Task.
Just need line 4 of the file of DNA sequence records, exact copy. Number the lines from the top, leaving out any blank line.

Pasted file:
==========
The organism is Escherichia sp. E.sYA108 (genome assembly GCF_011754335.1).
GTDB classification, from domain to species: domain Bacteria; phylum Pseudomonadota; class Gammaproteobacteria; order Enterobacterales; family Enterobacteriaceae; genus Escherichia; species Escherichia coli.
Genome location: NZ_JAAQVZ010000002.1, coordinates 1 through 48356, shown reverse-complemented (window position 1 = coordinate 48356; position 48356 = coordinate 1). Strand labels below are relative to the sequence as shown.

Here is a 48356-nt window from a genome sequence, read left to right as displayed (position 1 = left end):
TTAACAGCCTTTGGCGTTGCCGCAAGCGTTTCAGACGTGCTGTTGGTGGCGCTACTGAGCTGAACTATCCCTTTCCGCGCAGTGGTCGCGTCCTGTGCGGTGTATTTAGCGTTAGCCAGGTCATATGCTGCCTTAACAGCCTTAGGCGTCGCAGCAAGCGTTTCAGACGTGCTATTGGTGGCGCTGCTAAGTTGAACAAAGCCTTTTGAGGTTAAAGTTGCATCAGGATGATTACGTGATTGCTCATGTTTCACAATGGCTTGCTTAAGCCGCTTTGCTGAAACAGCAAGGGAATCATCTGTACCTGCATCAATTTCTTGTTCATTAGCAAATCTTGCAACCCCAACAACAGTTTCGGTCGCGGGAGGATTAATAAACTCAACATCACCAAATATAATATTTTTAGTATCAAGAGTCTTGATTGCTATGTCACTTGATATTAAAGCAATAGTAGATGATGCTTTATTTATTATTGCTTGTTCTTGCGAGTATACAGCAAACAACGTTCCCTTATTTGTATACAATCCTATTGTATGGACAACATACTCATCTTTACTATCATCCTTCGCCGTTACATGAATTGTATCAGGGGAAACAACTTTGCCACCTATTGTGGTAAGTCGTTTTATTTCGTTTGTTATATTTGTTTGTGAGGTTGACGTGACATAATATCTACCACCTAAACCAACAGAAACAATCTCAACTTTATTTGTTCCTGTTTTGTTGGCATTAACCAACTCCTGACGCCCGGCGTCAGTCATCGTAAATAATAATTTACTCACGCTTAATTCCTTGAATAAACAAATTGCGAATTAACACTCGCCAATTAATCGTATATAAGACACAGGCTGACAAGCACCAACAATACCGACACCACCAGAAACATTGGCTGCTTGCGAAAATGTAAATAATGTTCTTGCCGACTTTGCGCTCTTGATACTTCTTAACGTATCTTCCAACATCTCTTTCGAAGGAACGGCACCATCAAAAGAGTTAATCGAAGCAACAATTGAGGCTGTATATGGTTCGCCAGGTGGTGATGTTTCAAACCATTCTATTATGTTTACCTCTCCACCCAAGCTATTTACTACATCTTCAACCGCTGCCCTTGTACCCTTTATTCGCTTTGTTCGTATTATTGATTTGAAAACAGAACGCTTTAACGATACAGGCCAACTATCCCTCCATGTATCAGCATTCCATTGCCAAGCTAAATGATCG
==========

Here is a 48356-nt window from a genome sequence, read left to right as displayed (position 1 = left end):